For all the debate about Antonio Conte’s Chelsea future, history suggests that the club will prosper regardless of the coach’s identity. But does the speed at which things seem to be unravelling at Stamford Bridge highlight the flaw in Chelsea’s model? Adam Bate argues that it does…
As the goals flew in at Vicarage Road last week, Antonio Conte’s chances of making it even this far looked bleak. It is not that there is anyone at Stamford Bridge who questions Conte’s credentials as a coach. Four league titles in each of his last four full seasons shows that he knows what he is doing, but Chelsea have their model. History suggests it works.
The decision to replace Andre Villas-Boas with Roberto Di Matteo mid-season was rewarded with Champions League glory. Even the much-maligned Rafa Benitez delivered the Europa League the following year. That the club survived Jose Mourinho’s meltdown to bounce back and win the title shows that change is Chelsea’s weapon of choice. Constant renewal.
Antonio Conte says responsibility for Chelsea's problems must be shared
It has been their way of cleansing the club and going again. Coaches come and go but the machine grinds on and supporters know the score. Conte’s name was chanted at Watford just as Mourinho had departed as a hero. There is rarely time for apathy or frustration to fester as it does elsewhere. The fans are accustomed to their owner acting well before that.
Even a cursory glance at events elsewhere seems to justify the policy. Never are Chelsea likely to struggle as Manchester United did to fill the vacuum left by Sir Alex Ferguson. Not for them the malaise at Arsenal where relative failure is tolerated without a toll to pay. This thoroughly modern club has hardly seemed to break stride when moving on to the next manager.
And yet, this latest challenge feels problematic. The speed of the descent into crisis has been alarming. It’s not quite been the collapse seen under Mourinho. Chelsea are fourth. But back-to-back three-goal defeats to Bournemouth and Watford told a tale – the first time that the club had lost consecutive games by such a margin in almost a quarter of a century.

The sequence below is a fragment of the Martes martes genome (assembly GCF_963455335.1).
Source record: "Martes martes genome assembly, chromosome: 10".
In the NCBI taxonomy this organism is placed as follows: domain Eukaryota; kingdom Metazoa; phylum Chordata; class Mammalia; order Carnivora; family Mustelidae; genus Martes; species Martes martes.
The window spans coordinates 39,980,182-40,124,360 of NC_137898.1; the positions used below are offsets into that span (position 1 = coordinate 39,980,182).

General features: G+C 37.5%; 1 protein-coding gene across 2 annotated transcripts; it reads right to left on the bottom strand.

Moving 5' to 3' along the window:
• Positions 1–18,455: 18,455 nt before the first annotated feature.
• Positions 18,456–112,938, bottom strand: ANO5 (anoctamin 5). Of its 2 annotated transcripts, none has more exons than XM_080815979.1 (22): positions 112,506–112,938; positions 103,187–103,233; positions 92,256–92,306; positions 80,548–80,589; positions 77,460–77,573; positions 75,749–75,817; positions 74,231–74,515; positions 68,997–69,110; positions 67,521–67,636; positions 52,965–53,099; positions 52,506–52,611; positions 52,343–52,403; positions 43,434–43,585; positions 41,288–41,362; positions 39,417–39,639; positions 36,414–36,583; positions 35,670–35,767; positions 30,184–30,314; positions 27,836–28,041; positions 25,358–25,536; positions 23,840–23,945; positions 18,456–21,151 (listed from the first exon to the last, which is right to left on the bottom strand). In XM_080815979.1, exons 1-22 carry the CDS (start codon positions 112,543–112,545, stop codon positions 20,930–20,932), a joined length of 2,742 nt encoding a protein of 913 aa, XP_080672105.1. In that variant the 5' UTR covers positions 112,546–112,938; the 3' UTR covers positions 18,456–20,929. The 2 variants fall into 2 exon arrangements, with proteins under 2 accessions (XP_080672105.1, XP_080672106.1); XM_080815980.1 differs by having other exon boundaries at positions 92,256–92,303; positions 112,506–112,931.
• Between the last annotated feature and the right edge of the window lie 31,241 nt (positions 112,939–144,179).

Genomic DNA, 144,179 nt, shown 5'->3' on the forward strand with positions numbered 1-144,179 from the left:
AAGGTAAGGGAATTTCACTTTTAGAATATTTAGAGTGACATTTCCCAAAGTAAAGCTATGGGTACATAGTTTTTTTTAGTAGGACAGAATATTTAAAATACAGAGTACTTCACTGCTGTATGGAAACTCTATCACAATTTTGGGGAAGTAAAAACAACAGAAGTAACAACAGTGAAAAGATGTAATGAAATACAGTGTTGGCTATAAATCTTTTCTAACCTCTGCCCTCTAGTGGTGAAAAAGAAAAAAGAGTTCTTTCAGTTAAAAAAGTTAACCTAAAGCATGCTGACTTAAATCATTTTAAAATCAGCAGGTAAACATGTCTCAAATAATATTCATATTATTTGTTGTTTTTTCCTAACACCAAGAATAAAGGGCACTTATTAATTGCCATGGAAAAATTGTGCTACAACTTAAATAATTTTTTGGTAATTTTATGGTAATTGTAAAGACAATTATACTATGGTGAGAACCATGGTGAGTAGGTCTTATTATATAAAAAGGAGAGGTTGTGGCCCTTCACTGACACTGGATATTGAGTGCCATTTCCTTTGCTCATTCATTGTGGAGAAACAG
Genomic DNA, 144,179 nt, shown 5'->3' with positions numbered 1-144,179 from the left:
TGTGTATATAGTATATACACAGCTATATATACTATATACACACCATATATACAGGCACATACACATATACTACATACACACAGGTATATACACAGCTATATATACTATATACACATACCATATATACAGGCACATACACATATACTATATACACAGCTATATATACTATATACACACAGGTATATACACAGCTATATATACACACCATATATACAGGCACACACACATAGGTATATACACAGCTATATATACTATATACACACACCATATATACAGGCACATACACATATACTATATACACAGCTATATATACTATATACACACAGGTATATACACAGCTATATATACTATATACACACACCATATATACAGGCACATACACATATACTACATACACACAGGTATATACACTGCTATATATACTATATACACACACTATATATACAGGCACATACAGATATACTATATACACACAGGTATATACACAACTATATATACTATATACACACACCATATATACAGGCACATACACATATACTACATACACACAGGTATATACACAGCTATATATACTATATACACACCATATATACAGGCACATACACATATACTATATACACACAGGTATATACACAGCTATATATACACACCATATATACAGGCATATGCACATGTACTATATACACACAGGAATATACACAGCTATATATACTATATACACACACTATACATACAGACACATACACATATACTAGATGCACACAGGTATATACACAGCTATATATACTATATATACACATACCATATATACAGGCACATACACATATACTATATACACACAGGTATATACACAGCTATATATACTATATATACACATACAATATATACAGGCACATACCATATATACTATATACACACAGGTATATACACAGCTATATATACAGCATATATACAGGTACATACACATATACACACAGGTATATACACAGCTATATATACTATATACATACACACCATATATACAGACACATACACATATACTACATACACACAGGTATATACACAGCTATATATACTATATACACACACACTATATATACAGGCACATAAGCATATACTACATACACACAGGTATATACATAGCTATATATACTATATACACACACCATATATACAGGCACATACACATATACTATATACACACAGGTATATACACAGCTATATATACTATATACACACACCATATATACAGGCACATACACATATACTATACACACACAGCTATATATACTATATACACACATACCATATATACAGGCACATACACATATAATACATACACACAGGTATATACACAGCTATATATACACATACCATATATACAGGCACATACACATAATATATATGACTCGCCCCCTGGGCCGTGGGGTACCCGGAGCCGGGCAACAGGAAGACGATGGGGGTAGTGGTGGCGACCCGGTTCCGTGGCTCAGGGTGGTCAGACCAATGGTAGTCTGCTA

Two titles in four years is proof that Chelsea can manage change. But the subsequent struggles are becoming just as much of a feature of Chelsea life and suggest that a price is being paid after all. Chelsea’s propensity to sack managers solves one problem but does it create another? Why fight to turn things around when the players know how this story ends?
Adversity should be the catalyst for a club to pull together. When the going gets tough and so on. But is it really true of this Chelsea team? Can it really be said that these players know what it means to sustain their levels? The challenge of climbing the mountain again is one that Eden Hazard and others have failed to respond to on more than one occasion now.
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Conte is a details man. His tactical work on the training ground is repetitive. Concentration on a match-day is paramount. There have still been the away wins over Tottenham and Atletico Madrid, while Manchester United were beaten at Stamford Bridge. But in low-key games, when players have not been quite so quick to close down, that is where problems have arisen.
Like Mourinho before him, Conte is now struggling to coax sustained excellence from the defending champions. “Do you think that a club can decide to sack a coach if there is not the support of the players? I think only here, only here, you think this,” he told reporters after the Watford defeat. “You think that the players have this power? Yes? This is wrong.”
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Conte’s confusion was understandable. Despite his fine record, he has come through tough periods before – even in the autumn of his first year at Chelsea. His Juventus side also went four games without a win in the March of his opening campaign in Turin but bounced back to win their next eight and overhaul then reigning champions AC Milan at the top of the table.
Back in England, Ferguson’s Manchester United once followed a 5-0 Premier League defeat to Newcastle with a 6-3 loss at Southampton. By the time they were beaten at home to Chelsea next time out, United had slipped to sixth. But Ferguson rode out this rocky period and won the title. It can be done if it is understood that the manager’s position is safe.
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At Roman Abramovich’s Chelsea, job security is one of the few perks not included in one of football management’s more lucrative contracts. The rules are different and for a long time, with the benefit of vast funds and a dressing room full of strong characters, it has worked for them. Maybe it can again. A shock win over Barcelona would soon change the mood.
But the fear is that when the dips come, it has become harder for a Chelsea coach to arrest the slide. And with Abramovich no longer in a position to overpower the rest financially, perhaps a savvier strategy is required. Change has so often been a catalyst for this club, but the evidence is growing that it comes at a cost. It is the one flaw in Chelsea’s model.